Are there some concerns? Sure. There did seem to be a lot of Ron Paul supporters, and so I would not want my presence to at the rally to imply support for Ron Paul if it was indeed his followers that really were behind the organization of the event. Also, there were a LOT of "Don't tread on me" flags. One has to wonder what type of folks have flags like that laying around the house.
For the most part, the crowd was quite mild. Some carried pretty creative signs. The motivation for most people's presence seemed to be out of control government spending. There were also many signs that displayed folk's feelings about guns and liberty.
Was this a historic moment? Probably not. But if the tea parties on July 4 grow by a factor of just two, they are going to be very hard to dismiss.




Saturday, March 21, 2009

Yes, they did!

You know, being a supporter of President Bush for eight years was a sometimes frustrating experience. It seemed that the entire journalistic world was against him, only being able to find flaws and never seeing the good. Slate.com still keeps track of current "Bushisms."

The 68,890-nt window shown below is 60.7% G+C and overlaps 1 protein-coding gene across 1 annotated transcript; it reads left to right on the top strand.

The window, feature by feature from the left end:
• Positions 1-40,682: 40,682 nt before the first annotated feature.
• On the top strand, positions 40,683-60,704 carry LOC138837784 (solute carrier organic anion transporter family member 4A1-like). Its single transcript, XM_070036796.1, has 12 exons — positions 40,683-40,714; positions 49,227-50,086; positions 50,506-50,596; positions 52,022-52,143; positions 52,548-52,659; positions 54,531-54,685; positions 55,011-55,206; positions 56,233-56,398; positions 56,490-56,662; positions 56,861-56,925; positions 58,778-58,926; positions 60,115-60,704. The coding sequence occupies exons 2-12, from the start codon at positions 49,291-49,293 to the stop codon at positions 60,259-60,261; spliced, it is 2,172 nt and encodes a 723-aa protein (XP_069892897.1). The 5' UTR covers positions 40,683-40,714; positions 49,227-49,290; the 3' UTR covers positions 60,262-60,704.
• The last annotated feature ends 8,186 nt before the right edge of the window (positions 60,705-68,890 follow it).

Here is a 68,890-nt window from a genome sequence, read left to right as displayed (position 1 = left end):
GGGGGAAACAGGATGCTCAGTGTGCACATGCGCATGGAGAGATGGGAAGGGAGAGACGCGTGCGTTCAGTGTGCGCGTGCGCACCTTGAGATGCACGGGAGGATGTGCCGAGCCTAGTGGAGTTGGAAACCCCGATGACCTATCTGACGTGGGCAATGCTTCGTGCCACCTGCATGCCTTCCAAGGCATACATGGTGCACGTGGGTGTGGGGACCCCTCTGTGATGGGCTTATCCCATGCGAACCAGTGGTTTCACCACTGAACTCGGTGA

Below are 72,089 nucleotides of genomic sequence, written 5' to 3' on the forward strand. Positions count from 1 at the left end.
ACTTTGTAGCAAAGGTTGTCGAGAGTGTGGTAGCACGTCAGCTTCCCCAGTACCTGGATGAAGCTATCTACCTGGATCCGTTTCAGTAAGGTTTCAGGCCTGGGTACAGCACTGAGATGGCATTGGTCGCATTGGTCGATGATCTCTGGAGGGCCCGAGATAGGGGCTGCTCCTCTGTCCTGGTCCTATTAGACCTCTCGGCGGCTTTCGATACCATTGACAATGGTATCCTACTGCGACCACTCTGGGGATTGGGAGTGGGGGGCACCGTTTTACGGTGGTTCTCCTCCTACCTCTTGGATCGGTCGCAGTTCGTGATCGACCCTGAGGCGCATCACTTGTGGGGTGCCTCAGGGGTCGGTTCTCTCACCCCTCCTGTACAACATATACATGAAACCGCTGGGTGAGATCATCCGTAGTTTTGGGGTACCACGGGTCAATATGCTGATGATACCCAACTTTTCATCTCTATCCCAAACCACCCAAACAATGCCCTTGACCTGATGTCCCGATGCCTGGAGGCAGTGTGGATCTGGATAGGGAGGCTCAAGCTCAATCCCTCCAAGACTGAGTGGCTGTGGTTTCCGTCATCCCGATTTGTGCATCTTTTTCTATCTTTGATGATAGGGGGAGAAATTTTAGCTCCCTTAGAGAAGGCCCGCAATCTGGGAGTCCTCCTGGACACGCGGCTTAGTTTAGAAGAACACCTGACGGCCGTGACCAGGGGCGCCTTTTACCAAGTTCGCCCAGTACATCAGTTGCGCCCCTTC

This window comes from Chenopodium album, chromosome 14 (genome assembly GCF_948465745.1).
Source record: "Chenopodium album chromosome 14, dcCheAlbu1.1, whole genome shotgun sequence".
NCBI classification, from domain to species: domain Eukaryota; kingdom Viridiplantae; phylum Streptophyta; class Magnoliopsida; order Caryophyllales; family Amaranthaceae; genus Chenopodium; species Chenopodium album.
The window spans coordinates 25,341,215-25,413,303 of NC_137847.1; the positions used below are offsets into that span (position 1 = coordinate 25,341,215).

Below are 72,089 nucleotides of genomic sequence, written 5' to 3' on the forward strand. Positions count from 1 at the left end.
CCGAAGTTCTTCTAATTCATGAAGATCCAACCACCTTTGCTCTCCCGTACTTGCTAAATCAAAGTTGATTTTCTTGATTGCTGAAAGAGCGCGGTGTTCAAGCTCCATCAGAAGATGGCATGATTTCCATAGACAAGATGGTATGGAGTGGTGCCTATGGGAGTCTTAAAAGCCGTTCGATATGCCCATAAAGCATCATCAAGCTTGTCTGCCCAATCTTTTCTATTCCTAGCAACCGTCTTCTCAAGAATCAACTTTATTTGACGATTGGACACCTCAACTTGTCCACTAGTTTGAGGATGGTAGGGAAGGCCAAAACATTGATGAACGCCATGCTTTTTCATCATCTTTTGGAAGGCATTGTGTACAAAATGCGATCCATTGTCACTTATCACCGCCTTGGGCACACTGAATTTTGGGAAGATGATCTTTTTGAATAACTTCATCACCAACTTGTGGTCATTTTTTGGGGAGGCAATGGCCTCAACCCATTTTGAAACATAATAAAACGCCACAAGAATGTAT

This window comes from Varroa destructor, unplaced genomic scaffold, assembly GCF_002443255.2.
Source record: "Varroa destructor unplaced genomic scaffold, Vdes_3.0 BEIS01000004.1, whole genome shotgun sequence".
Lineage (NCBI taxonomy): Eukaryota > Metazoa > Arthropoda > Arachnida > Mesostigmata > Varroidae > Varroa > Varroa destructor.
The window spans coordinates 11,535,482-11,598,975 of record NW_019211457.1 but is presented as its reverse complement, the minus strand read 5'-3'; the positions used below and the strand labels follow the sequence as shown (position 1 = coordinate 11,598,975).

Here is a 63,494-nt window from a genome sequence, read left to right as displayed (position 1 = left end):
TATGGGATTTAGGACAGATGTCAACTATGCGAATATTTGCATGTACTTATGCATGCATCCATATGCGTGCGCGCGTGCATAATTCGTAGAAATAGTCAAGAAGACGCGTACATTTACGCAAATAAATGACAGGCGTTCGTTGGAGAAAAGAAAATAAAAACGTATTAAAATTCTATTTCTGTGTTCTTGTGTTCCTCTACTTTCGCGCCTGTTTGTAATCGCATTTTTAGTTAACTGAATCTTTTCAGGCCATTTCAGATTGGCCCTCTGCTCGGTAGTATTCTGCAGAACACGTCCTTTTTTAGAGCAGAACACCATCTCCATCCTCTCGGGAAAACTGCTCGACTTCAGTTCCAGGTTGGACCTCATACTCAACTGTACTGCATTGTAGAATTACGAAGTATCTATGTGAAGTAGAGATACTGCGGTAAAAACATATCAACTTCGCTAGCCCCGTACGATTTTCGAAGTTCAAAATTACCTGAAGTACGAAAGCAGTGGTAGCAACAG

In the presidential campaign, there was a cone of silence about reporting on Barack Obama's flaws and so our nation plunged headlong, uniformed, into the election of a man whom they thought was the most gifted speaker in the history of the human race.

Well, the good folks in the U.K. are no longer star struck. From the Telegraph.co.uk, here's a top ten list of Obama Administration gaffes.

Tuesday, February 17, 2009

Bien venidos a Venezuela

In the 1980's and early 1990's I worked in the finance department of an international heavy equipment manufacturer. One of our larger accounts was in Venezuela. I traveled there and found the country and people to be not that different from home. There was a healthy middle class, an entrepreneurial class, and all the rest. Over the years, I've watched as Hugo Chavez has gained and consolidated power, and observed warily the nationalization of the petroleum, cement, and steel industries. I've thought: "How sad for the people that I used to work with."

Amigos mios, bien venidos a Venezuela.